Frequently, the parties to a contract will dispute the meaning of its terms and conditions, especially the amount of money actually due. When the dispute is genuine (and not the unjustified attempt of one party to avoid paying a sum clearly due), it can be settled by the parties’ agreement on a fixed sum as the amount due. This second agreement, which substitutes for the disputed first agreement, is called an accord, and when the payment or other term is discharged, the completed second contract is known as anaccord and satisfaction. A suit brought for an alleged breach of the original contract could be defended by citing the later accord and satisfaction.
An accord is a contract and must therefore be supported by consideration. Suppose Jan owes Andy $7,000, due November 1. On November 1, Jan pays only $3,500 in exchange for Andy’s promise to release Jan from the remainder of the debt. Has Andy (the promisor) made a binding promise? He has not, because there is no consideration for the accord. Jan has incurred no detriment; she has received something (release of the obligation to pay the remaining $3,500), but she has given up nothing. But if Jan and Andy had agreed that Jan would pay the $3,500 on October 25, then there would be consideration; Jan would have incurred a legal detriment by obligating herself to make a payment earlier than the original contract required her to. If Jan had paid the $3,500 on November 11 and had given Andy something else agreed to—a pen, a keg of beer, a peppercorn—the required detriment would also be present.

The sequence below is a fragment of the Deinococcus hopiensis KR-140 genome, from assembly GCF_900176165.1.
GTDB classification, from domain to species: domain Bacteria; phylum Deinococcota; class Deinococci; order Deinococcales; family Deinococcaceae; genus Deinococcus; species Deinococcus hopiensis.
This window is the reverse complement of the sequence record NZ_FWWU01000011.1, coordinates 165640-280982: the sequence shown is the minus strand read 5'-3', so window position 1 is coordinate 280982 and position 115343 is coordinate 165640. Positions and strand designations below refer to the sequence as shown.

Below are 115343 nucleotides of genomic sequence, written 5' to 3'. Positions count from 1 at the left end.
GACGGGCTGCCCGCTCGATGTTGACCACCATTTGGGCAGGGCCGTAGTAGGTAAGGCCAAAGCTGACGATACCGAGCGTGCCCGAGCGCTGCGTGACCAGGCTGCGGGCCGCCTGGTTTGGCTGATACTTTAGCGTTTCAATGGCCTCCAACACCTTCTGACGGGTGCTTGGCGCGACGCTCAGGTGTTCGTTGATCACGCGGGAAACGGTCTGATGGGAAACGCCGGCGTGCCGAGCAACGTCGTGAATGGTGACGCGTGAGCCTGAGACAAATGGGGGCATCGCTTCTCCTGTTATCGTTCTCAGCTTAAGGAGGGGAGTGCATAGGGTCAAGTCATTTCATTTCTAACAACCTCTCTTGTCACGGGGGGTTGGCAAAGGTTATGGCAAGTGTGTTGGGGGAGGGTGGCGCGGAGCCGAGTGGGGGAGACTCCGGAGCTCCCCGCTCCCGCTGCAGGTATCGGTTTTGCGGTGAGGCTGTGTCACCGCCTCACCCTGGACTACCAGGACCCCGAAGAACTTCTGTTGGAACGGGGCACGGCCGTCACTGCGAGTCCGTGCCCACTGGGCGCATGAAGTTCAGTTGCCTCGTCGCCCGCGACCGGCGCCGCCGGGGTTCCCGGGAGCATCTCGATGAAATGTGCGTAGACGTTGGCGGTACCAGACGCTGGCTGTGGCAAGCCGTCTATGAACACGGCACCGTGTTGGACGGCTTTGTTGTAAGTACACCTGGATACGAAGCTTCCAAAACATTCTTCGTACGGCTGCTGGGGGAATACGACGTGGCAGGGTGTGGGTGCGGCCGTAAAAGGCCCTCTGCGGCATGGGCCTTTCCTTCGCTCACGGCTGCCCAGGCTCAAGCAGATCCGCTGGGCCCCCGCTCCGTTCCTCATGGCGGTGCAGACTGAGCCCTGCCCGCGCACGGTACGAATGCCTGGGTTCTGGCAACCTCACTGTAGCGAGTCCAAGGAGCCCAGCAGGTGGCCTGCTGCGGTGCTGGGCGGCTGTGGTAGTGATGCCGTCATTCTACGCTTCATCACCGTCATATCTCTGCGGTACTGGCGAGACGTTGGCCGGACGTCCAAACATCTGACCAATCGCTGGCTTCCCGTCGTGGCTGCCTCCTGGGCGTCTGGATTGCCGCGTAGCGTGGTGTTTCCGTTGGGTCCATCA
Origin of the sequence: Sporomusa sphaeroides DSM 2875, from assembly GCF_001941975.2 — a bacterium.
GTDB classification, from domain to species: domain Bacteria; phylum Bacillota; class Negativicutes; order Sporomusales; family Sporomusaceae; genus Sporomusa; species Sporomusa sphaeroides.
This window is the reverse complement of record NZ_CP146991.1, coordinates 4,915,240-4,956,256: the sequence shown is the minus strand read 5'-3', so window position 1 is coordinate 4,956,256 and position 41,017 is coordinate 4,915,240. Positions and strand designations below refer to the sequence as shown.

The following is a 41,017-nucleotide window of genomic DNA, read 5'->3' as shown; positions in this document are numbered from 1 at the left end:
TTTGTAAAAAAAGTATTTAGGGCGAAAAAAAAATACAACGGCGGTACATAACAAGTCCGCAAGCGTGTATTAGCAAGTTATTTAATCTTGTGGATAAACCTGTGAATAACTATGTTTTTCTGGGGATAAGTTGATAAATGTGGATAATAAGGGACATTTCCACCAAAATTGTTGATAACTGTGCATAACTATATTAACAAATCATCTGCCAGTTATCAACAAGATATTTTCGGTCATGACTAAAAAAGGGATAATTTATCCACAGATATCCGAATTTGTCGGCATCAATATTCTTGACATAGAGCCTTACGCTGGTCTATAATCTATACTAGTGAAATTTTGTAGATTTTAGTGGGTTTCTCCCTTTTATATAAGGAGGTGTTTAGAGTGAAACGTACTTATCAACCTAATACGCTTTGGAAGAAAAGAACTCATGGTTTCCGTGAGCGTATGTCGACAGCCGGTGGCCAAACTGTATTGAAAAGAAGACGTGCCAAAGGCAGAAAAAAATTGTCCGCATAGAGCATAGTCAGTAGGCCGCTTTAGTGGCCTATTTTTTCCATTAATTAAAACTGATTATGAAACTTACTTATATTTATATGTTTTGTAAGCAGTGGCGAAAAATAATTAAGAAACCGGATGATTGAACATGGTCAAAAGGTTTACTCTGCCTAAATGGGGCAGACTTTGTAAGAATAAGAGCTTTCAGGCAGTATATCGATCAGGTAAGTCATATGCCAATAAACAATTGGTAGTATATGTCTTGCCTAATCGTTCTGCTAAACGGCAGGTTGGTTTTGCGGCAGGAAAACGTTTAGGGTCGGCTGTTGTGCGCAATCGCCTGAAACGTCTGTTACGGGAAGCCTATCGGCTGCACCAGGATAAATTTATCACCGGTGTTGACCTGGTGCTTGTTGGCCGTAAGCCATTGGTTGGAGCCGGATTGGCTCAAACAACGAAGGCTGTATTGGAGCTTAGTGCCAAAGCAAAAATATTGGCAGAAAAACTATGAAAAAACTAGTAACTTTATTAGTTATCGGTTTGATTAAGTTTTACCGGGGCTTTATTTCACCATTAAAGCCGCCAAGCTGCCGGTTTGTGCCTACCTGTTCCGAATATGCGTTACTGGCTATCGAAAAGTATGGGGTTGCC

Let’s take a look at some examples of the accord and satisfaction principle. The dispute that gives rise to the parties’ agreement to settle by an accord and satisfaction may come up in several typical ways: where there is an unliquidated debt; a disputed debt; an “in-full-payment check” for less than what the creditor claims is due; unforeseen difficulties that give rise to a contract modification, or a novation; or a composition among creditors. But no obligation ever arises—and no real legal dispute can arise—where a person promises a benefit if someone will do that which he has a preexisting obligation to, or where a person promises a benefit to someone not to do that which the promisee is already disallowed from doing, or where one makes an illusory promise.